Got mulch? You can use less water and improve the health of your trees and plants by using a layer of mulch, three to four inches deep, around your trees. Instead of having your “yard waste” hauled away, you can mulch by simply allowing fallen leaves and other plant matter to stay on the ground.
Here's how to mulch:
1. Make or obtain mulch
To make your own: When you prune trees, you can chip the non-diseased branches into mulch using a chipper or your own pruning tools. Chippers will work on branches up to 3 inches in diameter. You can purchase or rent one from home improvement stores or equipment rental businesses.
Do not use grass clippings as mulch around plants. They smother the soil and do not allow oxygen to get into the soil. Compost your grass clippings instead.
Under existing trees and shrubs, allow the leaves and branches to fall and stay on the soil. Do not rake them up and throw them away, unless they are diseased.
2. Remove weeds
Remove weeds from around the base of the tree before mulching.
3. Break up the soil
If the soil surface is highly compacted, break up the surface using a metal rake or shovel before mulching.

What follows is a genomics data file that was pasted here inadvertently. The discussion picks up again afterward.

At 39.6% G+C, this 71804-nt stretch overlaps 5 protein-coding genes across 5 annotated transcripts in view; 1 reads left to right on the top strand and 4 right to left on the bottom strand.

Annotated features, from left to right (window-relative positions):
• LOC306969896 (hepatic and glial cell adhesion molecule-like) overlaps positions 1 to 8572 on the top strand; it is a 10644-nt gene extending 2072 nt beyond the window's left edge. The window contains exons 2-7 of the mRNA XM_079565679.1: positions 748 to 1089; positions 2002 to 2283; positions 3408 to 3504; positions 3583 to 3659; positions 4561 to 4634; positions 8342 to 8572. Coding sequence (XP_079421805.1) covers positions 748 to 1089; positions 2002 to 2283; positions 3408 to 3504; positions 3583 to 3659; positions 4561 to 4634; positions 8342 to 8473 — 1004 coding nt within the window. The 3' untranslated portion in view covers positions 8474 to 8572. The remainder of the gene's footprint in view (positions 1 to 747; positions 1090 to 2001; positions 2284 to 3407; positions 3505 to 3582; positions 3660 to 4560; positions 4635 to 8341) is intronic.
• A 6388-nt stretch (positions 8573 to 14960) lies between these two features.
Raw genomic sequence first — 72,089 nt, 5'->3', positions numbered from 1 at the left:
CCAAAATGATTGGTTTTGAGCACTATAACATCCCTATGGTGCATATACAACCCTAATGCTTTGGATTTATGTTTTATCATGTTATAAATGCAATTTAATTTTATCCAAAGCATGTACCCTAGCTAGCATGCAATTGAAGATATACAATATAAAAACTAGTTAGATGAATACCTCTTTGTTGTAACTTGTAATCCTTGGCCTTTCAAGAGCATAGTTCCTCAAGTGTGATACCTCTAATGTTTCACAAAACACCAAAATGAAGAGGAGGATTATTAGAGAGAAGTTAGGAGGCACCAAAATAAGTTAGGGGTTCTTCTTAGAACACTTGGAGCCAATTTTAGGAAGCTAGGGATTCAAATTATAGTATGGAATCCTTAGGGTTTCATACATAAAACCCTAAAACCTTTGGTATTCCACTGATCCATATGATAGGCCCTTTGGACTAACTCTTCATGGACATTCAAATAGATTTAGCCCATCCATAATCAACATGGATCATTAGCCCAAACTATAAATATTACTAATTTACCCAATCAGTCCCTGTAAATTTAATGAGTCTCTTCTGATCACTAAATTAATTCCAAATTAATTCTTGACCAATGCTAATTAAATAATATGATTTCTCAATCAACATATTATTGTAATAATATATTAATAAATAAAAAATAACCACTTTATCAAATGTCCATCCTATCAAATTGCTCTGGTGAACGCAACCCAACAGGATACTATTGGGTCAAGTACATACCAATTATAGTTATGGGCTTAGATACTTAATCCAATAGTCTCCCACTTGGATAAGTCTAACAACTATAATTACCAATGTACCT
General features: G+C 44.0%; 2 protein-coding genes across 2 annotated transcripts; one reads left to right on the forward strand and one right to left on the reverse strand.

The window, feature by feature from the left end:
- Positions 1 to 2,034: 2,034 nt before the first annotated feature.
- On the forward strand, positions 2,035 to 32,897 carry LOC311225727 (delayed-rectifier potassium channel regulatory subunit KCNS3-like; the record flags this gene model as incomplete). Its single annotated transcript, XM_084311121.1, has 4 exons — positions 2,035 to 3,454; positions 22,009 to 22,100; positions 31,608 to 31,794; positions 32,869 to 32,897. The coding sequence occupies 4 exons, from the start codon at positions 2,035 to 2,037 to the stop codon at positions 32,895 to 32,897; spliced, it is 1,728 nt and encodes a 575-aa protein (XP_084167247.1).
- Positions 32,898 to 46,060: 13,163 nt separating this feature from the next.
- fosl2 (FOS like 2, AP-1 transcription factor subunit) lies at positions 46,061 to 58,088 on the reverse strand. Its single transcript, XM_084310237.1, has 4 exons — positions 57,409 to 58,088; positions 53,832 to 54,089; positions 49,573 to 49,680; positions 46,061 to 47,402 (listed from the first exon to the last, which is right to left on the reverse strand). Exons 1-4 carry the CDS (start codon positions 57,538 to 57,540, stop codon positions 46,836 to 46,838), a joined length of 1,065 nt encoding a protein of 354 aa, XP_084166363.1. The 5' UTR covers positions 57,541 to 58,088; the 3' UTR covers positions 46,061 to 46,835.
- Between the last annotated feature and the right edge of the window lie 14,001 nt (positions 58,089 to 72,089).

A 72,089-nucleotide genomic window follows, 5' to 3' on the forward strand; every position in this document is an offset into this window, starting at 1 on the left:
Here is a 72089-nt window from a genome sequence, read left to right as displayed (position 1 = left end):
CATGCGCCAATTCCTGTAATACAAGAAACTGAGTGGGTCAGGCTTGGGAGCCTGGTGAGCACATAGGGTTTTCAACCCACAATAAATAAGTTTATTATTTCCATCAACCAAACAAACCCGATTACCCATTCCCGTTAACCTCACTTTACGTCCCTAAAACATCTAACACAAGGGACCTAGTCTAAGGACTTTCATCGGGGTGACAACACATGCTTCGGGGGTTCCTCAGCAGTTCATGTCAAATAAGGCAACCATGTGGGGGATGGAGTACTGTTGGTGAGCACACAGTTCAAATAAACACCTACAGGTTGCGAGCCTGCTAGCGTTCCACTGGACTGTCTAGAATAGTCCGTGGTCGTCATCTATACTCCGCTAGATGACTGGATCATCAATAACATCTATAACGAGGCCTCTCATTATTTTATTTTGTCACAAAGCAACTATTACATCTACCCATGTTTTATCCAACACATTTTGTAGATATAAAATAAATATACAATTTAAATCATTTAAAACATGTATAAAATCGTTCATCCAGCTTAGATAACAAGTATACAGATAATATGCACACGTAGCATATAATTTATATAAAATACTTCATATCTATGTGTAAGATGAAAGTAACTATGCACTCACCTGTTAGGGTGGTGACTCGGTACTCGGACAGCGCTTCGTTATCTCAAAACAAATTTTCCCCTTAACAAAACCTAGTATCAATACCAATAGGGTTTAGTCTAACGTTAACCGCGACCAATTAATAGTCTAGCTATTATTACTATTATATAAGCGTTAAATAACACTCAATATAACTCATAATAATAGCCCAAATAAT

4. Place the mulch
Place a 3- to 4-inch layer of mulch around the tree. Keep the mulch at least 2 inches away from the base of the tree. If possible, mulch all the way out to the dripline (the dripline is the area that reaches out from the trunk and extends to the end of the branches). Be sure to mulch over the berm if you've created one around your tree.
Additional mulching tips & resources
- Tree pruning and landscape maintenance companies are another good source for mulch. Some companies will deliver for free to avoid a disposal fee at the landfill.
- Mulch by the cubic yard can be purchased from tree and soil farms such as American Soil Amendment Products and Nursery in Simi Valley, B.D. White Topsoil, Inc in Torrance (310) 370-5511 or Home Depot and other large home and garden stores.
- Free mulch is available in six locations across Los Angeles from the City of Los Angeles Bureau of Sanitation Mulch Program, but this is really composted yard waste from the city's yard waste collection. It tends to be dense and is better used as an amendment added and dug into problem soils (compacted heavy clay or extremely sandy soil) rather than mulch to cover the soil.
- Do not buy sawdust or wood shavings for mulch. These won’t allow enough air into the soil.
- Wood or bark chips work best when they are between one and three inches in size. Pieces smaller than that can smother the soil and do not allow enough oxygen to get into the soil. Larger pieces get kicked around or can cause tripping.